Big Commerce Brings Big Convenience to Liberia
FIFTEEN years ago, it was almost impossible to imagine shopping malls, multiplex theaters and chain fast-food restaurants opening outside the Central Valley. Today, commercial development is thriving and expanding throughout the country and particularly in Guanacaste’s capital city of Liberia.
Fueled by tourism growth and development on the country’s North Pacific coast, the WhiteCity – so named after the limestone used to build many of the town’s original streets and buildings – has blossomed during the last decade, transforming itself from a sleepy little town to a vibrant center of commerce.
Gone are the days when Liberia was only a place where travelers would stop to get gas on their way to Playas del Coco and Nacascolo. And with the addition of regular non-stop flights to DanielOduberInternationalAirport by major international airlines, Liberia is officially on the international map.
THE first commercial landmark is found five minutes before entering the city – Mall Plaza Liberia (666-4512) (see separate story, S-13). Plans are to open a disco in Plaza Liberia sometime in the coming months.
The next big hub of commercial activity is in the heart of the city, near the historic El Bramadero Restaurant and the city’s main gas stations.
Across from El Bramadero stands the Food Mall – a new building that houses the local Burger King, Church’s Chicken and Papa John’s Pizza franchises (258-9999 for take-out for all three). For the most part, these restaurants are exactly the same as their counterparts elsewhere in the country – elsewhere in the world, for that matter – except they serve beer. The three restaurants offer delivery service to homes and hotels throughout the Liberia downtown area from 11:30 a.m. to 10:30 p.m.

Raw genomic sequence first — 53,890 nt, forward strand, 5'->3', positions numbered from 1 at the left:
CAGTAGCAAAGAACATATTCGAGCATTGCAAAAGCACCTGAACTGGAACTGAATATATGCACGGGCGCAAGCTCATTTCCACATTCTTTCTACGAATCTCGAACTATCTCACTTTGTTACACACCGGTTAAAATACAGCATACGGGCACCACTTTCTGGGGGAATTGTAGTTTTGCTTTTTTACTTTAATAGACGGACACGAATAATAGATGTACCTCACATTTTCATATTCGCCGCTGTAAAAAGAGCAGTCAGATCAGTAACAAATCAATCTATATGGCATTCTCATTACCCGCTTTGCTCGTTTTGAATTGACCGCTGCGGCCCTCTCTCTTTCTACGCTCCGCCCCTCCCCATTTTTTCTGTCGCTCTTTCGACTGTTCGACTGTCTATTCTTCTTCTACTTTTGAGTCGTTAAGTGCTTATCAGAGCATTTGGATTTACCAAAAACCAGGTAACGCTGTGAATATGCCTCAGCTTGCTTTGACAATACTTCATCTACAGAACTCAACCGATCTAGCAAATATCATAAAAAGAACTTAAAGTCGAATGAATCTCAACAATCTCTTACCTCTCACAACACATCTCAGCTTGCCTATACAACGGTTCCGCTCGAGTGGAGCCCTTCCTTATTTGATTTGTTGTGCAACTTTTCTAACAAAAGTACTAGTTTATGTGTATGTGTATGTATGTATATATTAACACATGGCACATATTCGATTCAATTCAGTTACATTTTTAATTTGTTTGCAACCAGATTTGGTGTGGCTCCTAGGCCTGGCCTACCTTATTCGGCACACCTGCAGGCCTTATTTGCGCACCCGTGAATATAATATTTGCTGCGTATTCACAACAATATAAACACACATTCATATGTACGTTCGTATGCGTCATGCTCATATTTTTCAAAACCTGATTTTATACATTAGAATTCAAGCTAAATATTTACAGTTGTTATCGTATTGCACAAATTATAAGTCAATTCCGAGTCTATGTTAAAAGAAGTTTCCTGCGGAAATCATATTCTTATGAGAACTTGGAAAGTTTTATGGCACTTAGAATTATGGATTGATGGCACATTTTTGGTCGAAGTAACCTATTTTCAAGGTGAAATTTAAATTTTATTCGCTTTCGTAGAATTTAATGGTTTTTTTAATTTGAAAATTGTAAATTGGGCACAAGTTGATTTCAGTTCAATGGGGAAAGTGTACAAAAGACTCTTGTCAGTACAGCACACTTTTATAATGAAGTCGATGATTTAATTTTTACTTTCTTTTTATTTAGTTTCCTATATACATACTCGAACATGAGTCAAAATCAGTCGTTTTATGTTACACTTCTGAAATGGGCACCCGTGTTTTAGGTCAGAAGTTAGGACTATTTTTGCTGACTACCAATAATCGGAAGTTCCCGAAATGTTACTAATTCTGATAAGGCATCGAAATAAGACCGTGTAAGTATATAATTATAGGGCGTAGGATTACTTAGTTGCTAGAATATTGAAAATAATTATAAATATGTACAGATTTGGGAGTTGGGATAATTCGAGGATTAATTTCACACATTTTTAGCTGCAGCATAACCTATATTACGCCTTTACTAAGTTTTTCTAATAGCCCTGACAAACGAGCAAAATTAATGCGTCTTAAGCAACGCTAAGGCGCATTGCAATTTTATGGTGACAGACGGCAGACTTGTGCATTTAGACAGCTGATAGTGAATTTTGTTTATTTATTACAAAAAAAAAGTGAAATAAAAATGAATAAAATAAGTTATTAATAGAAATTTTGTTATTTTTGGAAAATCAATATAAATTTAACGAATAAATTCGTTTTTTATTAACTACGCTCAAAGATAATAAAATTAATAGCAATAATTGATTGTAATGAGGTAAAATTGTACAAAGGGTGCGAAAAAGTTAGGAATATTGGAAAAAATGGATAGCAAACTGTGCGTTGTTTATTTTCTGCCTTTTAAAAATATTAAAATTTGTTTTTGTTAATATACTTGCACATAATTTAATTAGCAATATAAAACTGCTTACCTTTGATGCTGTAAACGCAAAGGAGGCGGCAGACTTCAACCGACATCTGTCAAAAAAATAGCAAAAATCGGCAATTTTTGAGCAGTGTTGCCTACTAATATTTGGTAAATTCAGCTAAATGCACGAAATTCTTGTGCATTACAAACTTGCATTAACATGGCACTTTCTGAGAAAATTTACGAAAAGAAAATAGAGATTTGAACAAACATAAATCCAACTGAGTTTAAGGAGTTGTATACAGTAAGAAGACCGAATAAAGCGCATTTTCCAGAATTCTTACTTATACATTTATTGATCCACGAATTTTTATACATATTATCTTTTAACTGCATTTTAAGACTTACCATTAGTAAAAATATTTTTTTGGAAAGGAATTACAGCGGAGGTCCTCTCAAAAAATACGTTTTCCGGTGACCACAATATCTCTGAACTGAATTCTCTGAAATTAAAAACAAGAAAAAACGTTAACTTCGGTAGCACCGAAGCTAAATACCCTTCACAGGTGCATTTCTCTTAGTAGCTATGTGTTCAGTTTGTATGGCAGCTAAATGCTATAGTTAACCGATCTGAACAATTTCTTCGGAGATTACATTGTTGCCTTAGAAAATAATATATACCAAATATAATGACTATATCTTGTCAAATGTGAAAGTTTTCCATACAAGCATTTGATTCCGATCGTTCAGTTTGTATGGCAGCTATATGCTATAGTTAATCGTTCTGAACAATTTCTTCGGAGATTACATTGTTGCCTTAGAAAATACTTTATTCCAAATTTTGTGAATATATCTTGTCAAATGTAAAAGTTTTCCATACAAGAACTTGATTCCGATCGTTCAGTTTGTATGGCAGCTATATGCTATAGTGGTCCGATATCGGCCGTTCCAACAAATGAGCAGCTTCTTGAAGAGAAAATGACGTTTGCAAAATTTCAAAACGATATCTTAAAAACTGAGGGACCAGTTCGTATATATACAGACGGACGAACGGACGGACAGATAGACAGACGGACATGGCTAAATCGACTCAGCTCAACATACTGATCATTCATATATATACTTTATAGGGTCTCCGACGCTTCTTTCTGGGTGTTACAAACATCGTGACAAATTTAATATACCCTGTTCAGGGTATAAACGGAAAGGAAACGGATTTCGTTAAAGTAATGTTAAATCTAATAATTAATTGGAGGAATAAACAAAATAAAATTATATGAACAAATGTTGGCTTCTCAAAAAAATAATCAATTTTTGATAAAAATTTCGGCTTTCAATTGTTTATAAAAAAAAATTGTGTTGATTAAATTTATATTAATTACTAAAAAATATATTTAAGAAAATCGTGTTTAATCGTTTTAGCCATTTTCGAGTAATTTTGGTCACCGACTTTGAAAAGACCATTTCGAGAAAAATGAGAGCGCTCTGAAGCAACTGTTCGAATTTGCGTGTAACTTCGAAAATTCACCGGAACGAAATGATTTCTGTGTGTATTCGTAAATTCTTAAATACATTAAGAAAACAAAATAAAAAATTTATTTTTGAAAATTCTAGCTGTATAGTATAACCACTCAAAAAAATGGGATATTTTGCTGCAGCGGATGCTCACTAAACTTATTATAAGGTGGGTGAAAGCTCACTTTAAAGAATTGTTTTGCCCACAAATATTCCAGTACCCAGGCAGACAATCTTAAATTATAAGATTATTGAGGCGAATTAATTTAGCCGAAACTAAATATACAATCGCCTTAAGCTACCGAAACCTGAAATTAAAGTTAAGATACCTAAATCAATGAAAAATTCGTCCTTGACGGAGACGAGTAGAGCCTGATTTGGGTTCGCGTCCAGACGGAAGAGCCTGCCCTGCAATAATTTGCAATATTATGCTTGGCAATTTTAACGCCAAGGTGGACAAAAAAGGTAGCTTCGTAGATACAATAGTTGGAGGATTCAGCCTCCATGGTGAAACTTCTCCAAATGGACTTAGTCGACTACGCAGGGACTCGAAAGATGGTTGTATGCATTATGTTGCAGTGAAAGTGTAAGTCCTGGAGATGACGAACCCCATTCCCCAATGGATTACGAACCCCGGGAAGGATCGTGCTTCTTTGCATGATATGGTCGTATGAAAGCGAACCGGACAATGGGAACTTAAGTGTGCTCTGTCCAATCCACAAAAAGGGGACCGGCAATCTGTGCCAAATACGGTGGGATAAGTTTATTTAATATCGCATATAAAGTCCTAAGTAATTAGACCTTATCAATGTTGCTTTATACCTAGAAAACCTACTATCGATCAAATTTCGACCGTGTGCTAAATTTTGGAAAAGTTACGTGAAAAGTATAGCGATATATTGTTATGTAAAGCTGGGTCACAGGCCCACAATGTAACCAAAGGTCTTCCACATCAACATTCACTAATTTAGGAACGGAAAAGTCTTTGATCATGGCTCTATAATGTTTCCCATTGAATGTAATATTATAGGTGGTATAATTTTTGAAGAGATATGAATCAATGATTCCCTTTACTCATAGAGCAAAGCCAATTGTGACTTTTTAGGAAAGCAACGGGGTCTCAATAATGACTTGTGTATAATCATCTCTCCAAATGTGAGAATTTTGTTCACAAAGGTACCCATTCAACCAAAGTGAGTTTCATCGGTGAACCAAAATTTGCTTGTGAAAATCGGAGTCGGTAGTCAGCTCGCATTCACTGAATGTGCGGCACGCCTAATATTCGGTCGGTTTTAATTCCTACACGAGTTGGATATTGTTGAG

Farther up the main street, 125 meters west of the gas stations, is the area Subway (665-0240). Open from 6 a.m. to 11 p.m., Subway is the closest thing to a late-night fast-food snack available in Liberia. A freshly prepared roast beef sub is a great way to start your morning, following a night of partying at the discos of the coastal hotels that offer all-included drinks.
In the same part of town is the local TCBY Frozen Yogurt (665-0955). Just remember that frozen yogurt is not really fat-free if it’s floating in a sea of chocolate syrup and sprinkles.
FARTHER into town, by the city’s main park, is Pizza Hut (666-7249). It delivers from 11 a.m. to 10 p.m. throughout the Liberia area.
While these fast-food options may sound tempting, visitors should take time to sample to area cuisine. Plenty of good non-chain restaurants offer prime Guanacaste beef and other Costa Rican favorites at reasonable prices. The chinamos (stands) at the Liberia-San José bus stop are great places for authentic Nicaraguan food at real (non-tourist) prices.
Growth has brought other services to the city. Farther up from the gas stations on the main street is the local authorized Toyota Dealership (666-0016).
In addition to being the region’s commercial capital, Liberia is also the region’s main financial center. The city is home to branches of most major banks. All offer the standard financial services – automaticteller machines, deposits, withdrawals, account transfers, colón-to-dollar exchange and vice-versa.
Banco Nacional (666-1032), the country’s largest bank, has its Liberia office on Av. 25 julio, as do Banco de Crédito Agrícola de Cartago (BANCREDITO) (666-0879) and Banco Cuscatlán (666-3223), which is right in front of Pizza Hut. Approximately 75 meters farther east is Banco Banex (666-2197).
Banco de Costa Rica(666-0148) has its branch on the northeastern corner of the Iglesia de La Inmaculada.
Directly behind Banco de Costa Rica are the local offices of international courier service DHL (210-3838).
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